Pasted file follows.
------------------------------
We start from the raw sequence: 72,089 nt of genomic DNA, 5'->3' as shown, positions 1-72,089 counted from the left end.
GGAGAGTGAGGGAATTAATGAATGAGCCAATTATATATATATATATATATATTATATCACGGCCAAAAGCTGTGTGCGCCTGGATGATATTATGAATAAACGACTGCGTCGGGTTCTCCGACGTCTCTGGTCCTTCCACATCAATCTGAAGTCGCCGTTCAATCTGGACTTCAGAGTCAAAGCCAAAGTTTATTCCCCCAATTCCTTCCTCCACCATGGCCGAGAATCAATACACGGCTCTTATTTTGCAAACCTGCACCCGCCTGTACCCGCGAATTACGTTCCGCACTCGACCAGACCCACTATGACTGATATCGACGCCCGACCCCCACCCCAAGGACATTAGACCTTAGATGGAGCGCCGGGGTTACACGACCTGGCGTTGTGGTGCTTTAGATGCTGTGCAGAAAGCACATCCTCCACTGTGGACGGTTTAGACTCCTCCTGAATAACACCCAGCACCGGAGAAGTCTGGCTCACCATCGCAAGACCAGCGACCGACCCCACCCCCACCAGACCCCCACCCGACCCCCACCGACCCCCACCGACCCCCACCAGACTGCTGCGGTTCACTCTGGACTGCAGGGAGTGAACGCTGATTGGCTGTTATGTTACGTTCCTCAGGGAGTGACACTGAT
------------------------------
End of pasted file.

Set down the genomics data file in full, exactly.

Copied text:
We start from the raw sequence: 72,089 nt of genomic DNA, 5'->3' as shown, positions 1-72,089 counted from the left end.
GGAGAGTGAGGGAATTAATGAATGAGCCAATTATATATATATATATATATATTATATCACGGCCAAAAGCTGTGTGCGCCTGGATGATATTATGAATAAACGACTGCGTCGGGTTCTCCGACGTCTCTGGTCCTTCCACATCAATCTGAAGTCGCCGTTCAATCTGGACTTCAGAGTCAAAGCCAAAGTTTATTCCCCCAATTCCTTCCTCCACCATGGCCGAGAATCAATACACGGCTCTTATTTTGCAAACCTGCACCCGCCTGTACCCGCGAATTACGTTCCGCACTCGACCAGACCCACTATGACTGATATCGACGCCCGACCCCCACCCCAAGGACATTAGACCTTAGATGGAGCGCCGGGGTTACACGACCTGGCGTTGTGGTGCTTTAGATGCTGTGCAGAAAGCACATCCTCCACTGTGGACGGTTTAGACTCCTCCTGAATAACACCCAGCACCGGAGAAGTCTGGCTCACCATCGCAAGACCAGCGACCGACCCCACCCCCACCAGACCCCCACCCGACCCCCACCGACCCCCACCGACCCCCACCAGACTGCTGCGGTTCACTCTGGACTGCAGGGAGTGAACGCTGATTGGCTGTTATGTTACGTTCCTCAGGGAGTGACACTGAT